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Canon PowerShot A2000IS Gordon Laing, November 2008
   
 

Canon PowerShot A2000 IS verdict

Canon’s PowerShot A2000 IS is a good value compact with a longer than average optical zoom range and very effective image stabilisation. It may be lacking the 28mm wide angle coverage of Panasonic’s models or Canon’s own IXUS 870IS / SD 880IS, but it’ll outgun most at the price in the telephoto stakes, zooming into an equivalent of 216mm. This is ideal if you find yourself frustrated with the maximum reach of other compacts.

Longer focal lengths always run the risk of greater camera shake, but in our tests the A2000 IS featured excellent stabilisation, providing up to four stops of compensation over traditional wisdom – we successfully shot several perfectly sharp images at just 1/10 when fully zoomed-in.

The image quality was also very good, delivering detailed, consumer-friendly photos under a variety of conditions. Indeed many may prefer its more sharpened output to the comparatively refrained approach of the pricier IXUS 870IS / SD 880IS – check our results pages for a direct side-by-side comparison.








Many will also prefer the convenience of using AA batteries, although once Canon’s bundled Alkalines wear out (which doesn’t take long), you’ll need to supply your own. Rechargeables are recommended, not just for the environment, but because the A2000 IS will get twice the battery life from typical NiMHs.

On the downside, the new wedge body shape of the A2000 IS doesn’t give you a great deal to grip, especially compared to the more traditional shape of its predecessor. Indeed it’s worth talking more about the earlier PowerShot 720 IS, as several key aspects are now missing on the new model. Most notably, the A2000 IS sadly dispenses with its predecessor’s full manual control and aperture and shutter priority options in favour of mostly automatic operation and a dumbed-down new Easy mode.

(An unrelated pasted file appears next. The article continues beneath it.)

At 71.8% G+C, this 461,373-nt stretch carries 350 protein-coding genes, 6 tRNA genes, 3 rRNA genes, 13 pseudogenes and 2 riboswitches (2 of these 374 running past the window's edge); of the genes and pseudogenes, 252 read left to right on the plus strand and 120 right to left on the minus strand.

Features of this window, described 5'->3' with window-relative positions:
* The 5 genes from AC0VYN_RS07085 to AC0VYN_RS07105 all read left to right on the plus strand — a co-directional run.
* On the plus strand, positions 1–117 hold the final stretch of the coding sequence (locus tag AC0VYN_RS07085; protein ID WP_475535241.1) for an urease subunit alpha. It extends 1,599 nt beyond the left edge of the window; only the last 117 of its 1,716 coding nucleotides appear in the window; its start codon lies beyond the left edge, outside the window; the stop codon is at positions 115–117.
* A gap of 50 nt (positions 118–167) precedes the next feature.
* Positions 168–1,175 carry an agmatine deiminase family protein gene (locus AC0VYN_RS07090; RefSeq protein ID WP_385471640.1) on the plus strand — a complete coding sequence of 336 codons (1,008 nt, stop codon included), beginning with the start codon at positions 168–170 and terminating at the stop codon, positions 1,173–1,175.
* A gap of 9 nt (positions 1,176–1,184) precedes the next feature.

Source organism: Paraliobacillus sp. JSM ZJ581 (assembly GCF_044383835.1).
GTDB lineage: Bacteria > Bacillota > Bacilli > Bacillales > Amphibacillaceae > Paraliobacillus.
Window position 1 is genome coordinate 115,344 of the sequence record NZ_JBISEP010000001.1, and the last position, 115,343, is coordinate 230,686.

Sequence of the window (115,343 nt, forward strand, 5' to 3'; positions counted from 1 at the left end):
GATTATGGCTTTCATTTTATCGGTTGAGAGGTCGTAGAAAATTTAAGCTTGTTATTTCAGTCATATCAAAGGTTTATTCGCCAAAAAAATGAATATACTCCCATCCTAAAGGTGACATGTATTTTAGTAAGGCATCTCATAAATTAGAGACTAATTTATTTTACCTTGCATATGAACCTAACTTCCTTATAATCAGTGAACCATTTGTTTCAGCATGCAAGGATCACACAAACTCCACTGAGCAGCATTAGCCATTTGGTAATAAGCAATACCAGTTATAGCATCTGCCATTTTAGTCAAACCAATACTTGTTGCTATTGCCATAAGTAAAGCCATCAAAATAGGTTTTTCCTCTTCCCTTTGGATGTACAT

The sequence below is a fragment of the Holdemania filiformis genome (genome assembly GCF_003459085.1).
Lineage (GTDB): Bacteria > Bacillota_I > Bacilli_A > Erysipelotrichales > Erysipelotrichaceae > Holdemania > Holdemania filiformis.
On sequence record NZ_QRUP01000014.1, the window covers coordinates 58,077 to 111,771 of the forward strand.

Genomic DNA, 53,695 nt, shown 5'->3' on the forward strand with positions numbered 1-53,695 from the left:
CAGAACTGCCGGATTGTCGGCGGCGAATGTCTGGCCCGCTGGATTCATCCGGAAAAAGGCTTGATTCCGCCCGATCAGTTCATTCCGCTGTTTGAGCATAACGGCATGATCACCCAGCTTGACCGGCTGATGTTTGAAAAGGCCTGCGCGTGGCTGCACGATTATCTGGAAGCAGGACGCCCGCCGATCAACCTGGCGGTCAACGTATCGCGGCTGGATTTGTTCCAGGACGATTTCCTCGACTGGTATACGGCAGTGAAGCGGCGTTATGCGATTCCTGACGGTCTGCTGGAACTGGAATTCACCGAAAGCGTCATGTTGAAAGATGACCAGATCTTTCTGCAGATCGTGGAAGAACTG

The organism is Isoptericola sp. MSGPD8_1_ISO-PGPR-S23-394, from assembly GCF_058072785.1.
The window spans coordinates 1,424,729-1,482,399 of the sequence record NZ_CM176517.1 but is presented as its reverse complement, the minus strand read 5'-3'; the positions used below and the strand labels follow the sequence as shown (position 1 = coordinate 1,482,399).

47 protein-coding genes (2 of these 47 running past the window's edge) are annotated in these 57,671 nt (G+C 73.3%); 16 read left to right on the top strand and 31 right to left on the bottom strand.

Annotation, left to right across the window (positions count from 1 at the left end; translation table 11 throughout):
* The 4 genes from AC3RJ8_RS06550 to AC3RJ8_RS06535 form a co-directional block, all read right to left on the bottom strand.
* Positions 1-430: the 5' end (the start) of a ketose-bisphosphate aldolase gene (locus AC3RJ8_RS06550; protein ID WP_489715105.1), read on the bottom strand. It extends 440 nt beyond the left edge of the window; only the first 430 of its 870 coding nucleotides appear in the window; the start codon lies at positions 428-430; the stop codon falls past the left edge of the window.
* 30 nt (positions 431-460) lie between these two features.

On a positive note, the A2000 IS does feature a bigger and more detailed 3in 230k screen (albeit one with a relatively low viewing angle), and the Easy mode is ideal for kids or handing your camera to fellow tourists for a photo on holiday. But it’s hard not to think back to the manual control and superior grip of just one generation ago.

That said, the A2000 IS isn’t targeted at people who want manual exposure control. It’s designed to be a solid, fool-proof compact which delivers good results with the minimum of fuss, and in those respects it performs well for the money. There are however several other decent models around the same price point or only a little more which are well worth considering. So before wrapping up, here’s how it compares.

Compared to Canon IXUS 870IS / SD 880IS

 
 
 
Canon’s IXUS 870IS / SD 880IS is the step-up model from the A2000 IS, and while the sensor remains the same, there’s a number of enhancements. The lens range may be 4x to the A2000 IS’s 6x, but it starts at a much more useful 28mm wide angle, allowing you to better squeeze in expansive landscapes, large buildings, cramped interiors or big group shots. It's also a little brighter at f2.8 when zoomed-out.

The screen may be the same 3in size and 230k resolution, but it looks considerably better: brighter, more vibrant and with a much broader viewing angle. The controls may remain mostly automatic, but a tactile thumb-wheel on the back allows you to quickly scroll through various options.

The IXUS 870IS / SD 880IS also employs the newer DIGIC 4 processor, and while its output is less punchy than the A2000 IS, there’s a number of benefits including improved face detection, a neat self-timer mode which waits for a new face to enter the frame, more efficient compression for movies and generally quicker operation. The IXUS 870IS / SD 880IS is also smaller, lighter, arguably better-looking, and powered by a rechargeable Lithium Ion battery.